Given that lately the “recent calls” list on my phone consists of, in this order, three calls from telemarketers, a wrong number and my mom, I have been trying to build community in this new place I call home, Charlottesville, Virginia. To that end I have boldly gone where I have not gone before: to a book club. A nice lady at the local gym extended the invitation. The first meeting I attended we discussed Ann Patchett’s “Commonwealth,” the plot set, in part, in Charlottesville. The next selection was a historical novel, “America’s First Daughter” and was about, wait for it, Thomas Jefferson’s oldest daughter. The pattern here is emblematic of the importance of place in this part of the world. Charlottesville is rightly beloved by those who live here and, as Faulkner so aptly put it, “The past is never dead. It’s not even past.” Given that truth, as the discussion meandered on, one member of the group decided to bring up the recent controversy about what to do about the massive Robert E. Lee statue that has a place of prominence and privilege in downtown Charlottesville. The city council had narrowly approved moving the statue.
She said the sentiment to remove it was ridiculous. “What, are we going to take everything down because someone says, ‘This offends me’?” Her assessment was met with much approval from the group. Others said things like, “It is history and we need to remember it.” The conversation went on for a while. I asked, “When was the statue erected?” “A long time ago!” was the response. While I sat and listened, I Googled and discovered that ‘a long time ago’ was 1924. I didn’t know the date when I posed the question, but was pretty certain it wasn’t in the late 1800s. I suspected maybe it was put up around the time the Confederate flag started being ubiquitous on state house grounds in the South. The statue was commission in 1917, two years after the film “The Birth of a Nation” (which did feature that flag), so I wasn’t too far off.
While I pondered what was happening in 1924 in Charlottesville, Virginia, and weighed whether I should push my point with my new potential friends, the group drifted into the dining room for food and drinks. Shortly thereafter I slipped out. I had a call. (They didn’t need to know it was from my good buddy, “No Caller ID.”)
After that evening, I did some digging. I read newspaper articles about the contentious city council meetings where the crowd held competing signs of “Save history” and “Take down the statue.” It was the former that caught my attention, “Save history.” It was similar to the sentiment expressed at the book club meeting. “We need to remember history.” Yes, I agree wholeheartedly. I was a history major. I believe we need to know and remember history. But save it? Well, I don’t think we have the power to save it, if “save” has any theological overtones. Only God can redeem, but perhaps we can remember – and remember rightly, as Miroslav Volf says. And remembering rightly means remembering correctly, honestly, unflinchingly and with the hope of reconciliation that comes only with justice.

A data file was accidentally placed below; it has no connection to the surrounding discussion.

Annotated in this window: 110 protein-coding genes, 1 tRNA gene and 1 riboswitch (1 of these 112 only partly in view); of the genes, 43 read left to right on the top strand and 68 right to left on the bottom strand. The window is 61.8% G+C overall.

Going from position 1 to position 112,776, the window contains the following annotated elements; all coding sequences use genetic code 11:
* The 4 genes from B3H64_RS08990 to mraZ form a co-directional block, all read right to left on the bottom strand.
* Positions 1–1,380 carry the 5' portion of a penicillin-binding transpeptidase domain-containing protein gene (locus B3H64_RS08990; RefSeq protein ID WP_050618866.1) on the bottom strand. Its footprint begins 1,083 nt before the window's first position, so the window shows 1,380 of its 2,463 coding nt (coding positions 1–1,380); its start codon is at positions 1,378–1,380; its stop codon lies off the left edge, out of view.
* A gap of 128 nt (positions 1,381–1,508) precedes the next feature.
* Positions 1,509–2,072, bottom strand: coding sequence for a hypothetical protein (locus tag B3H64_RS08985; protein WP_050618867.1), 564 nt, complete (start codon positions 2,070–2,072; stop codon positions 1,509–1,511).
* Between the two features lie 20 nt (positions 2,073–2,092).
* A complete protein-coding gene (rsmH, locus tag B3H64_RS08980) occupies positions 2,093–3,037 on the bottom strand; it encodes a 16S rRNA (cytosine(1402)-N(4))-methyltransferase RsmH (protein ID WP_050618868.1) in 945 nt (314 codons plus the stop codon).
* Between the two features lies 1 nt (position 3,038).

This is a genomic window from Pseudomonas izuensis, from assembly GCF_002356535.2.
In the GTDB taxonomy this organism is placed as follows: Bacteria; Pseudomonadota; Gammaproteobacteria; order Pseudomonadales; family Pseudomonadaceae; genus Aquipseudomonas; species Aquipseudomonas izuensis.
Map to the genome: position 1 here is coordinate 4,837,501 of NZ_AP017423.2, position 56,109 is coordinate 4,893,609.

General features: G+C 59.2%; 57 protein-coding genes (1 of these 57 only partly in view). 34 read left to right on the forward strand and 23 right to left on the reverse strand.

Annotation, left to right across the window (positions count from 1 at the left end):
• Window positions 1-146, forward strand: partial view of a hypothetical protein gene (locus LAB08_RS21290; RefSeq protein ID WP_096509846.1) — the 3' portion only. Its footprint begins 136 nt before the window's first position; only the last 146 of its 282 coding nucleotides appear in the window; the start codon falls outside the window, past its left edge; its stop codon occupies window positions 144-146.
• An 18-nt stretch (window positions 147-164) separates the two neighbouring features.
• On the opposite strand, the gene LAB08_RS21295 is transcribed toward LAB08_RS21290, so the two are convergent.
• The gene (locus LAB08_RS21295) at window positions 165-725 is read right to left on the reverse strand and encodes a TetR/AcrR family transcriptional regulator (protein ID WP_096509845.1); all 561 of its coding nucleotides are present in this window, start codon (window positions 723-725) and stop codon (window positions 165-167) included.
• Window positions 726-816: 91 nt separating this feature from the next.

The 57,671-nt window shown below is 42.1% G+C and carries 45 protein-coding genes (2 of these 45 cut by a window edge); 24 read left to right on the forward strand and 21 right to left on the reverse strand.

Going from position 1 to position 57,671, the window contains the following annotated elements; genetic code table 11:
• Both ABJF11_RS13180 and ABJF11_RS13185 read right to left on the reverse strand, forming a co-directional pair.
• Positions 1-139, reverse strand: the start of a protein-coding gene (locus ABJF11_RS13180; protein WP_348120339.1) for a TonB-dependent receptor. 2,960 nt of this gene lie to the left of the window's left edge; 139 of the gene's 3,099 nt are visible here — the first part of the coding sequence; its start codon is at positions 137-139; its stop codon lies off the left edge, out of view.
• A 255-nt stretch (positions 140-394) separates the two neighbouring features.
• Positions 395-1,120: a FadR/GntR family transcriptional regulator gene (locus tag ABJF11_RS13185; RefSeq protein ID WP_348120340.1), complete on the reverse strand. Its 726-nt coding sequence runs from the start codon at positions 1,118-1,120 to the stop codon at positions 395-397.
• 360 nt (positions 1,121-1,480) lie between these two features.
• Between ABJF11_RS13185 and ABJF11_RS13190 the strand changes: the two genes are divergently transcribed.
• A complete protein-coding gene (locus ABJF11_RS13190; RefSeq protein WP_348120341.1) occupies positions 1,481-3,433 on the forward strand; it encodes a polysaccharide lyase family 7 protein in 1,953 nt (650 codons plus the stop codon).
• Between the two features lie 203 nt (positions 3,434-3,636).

When we advocate to remember history, we need to ask questions like: “Whose history?” “Which history?” “What history?” For example, what are we “saving” and remembering with that Robert E. Lee statue? The context matters, and beginning with when it was erected might offer us some clues.
A quick search through the Encyclopedia of Virginia website gives great insight into that history. In 1924 in the state of Virginia, the first “racial integrity law” was passed. Here’s a little snippet from that page of the website:
“A 1924 bulletin issued by Virginia’s Department of Health instructs agents in the proper way to register citizens with the Bureau of Vital Statistics. ‘Color is the most important feature of this form of registration,’ according to the directions, and ‘the local registrar must be sure there is no trace of colored blood in anyone offering to register as a white person.’”
Racial purity was the goal, things like interracial marriage the target.
In 1926 the “Public Assemblages Act” was passed. It required that public meeting space be segregated. The third act, passed in 1930, came to be known as the “one drop rule,” that “defined as black a person who has even a trace of African-American ancestry.” Is this the history we want to save? If so, how? We surely need to remember it.